Worked for me!
‘The trouble is,’ I said, after mentioning the injury, ‘by not doing any exercise I’ve put on quite a bit of weight. I know I should cut back on what goes in the old nosebags but…’
I mentioned about the knee injury and the visit to Dr Calm. ‘I don’t fancy having an operation on it but if it’s the only way to sort it out…’
‘A slightly torn cartilage you say…’ Scrumcyclist said. I nodded. ‘Hmm. Well, they probably want to avoid surgery. The idea behind the exercises is to strengthen the muscles around the knee to take the strain off the cartilage. That way you don’t feel the pain so much and don’t need surgery.’
I thought about that and it made perfect sense. If I hadn’t been in such a rather large sulk about the situation I might have thought of that myself…hmm, perhaps not.
We finalized the details of the trip. I would go by train to Oxford and Scrumcyclist would pick me up at Oxford station, and then it was on to The Narrowboat together.
On the bus home that night I decided I’d begin to get some exercise. As much as I was sure the exercises the doctor gave me would do what they were intended to do, I decided I would work out my own regime to strengthen the knee muscles…
So I made a plan. I would walk to the bus stop every day. Big deal, I hear you cry! However, it would be the second bus stop along the journey to work. I did that for two weeks, then for the following two weeks I did the third, then the fourth. This took me around a third of the way to work. Just over two months the pain was getting less as I walked for longer.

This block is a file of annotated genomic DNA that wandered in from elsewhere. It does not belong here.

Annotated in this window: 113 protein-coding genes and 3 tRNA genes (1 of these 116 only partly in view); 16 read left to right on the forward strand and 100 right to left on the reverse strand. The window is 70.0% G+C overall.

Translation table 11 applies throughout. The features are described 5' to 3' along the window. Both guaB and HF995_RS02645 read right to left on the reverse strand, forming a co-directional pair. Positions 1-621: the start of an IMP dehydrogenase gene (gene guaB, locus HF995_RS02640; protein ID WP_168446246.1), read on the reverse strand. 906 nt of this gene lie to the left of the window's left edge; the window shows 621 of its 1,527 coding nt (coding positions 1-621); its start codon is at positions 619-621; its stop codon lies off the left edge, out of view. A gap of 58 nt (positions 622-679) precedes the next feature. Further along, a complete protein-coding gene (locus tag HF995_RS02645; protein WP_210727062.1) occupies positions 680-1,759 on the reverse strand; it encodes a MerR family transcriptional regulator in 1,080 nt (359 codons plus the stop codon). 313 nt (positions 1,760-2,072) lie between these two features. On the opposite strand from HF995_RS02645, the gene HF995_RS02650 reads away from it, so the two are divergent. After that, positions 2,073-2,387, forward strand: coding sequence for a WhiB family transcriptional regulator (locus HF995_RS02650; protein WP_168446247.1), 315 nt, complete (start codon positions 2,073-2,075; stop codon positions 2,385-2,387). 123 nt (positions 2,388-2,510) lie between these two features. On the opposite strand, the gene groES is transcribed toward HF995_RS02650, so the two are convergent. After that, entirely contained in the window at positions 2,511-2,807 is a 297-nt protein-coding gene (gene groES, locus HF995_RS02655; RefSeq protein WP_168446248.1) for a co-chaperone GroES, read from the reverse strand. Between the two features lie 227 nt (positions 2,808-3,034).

Finally, there was the big test. I again took the bus into work but began walking the whole way home. For the first week I found it wasn’t the knee that gave me the problem but my lower back began to ache by the time I’d walked about a tenth of the journey. It was quite uncomfortable and I began to wonder if this wasn’t going to be another block to my walking days.
However, by the end of the second week, the back ache began after about 25 percent of the journey. By the end of the month it was down to the last ten percent.
By the sixth week I felt elated. The old Fitrambler stride was back. I could go walkies again, even take the old ball, throw it and chase after it… (hmm, note to self, must get that dog!)
By eight weeks I was getting more adventurous and walking routes that didn’t directly lead to home but went via parts of the town I hadn’t visited for many years. The lack of pain in the knee was encouraging my adventurousness…
Not every walk was via the old proverbial scenic route but it did put me in the mind-set that my walking days were not yet over.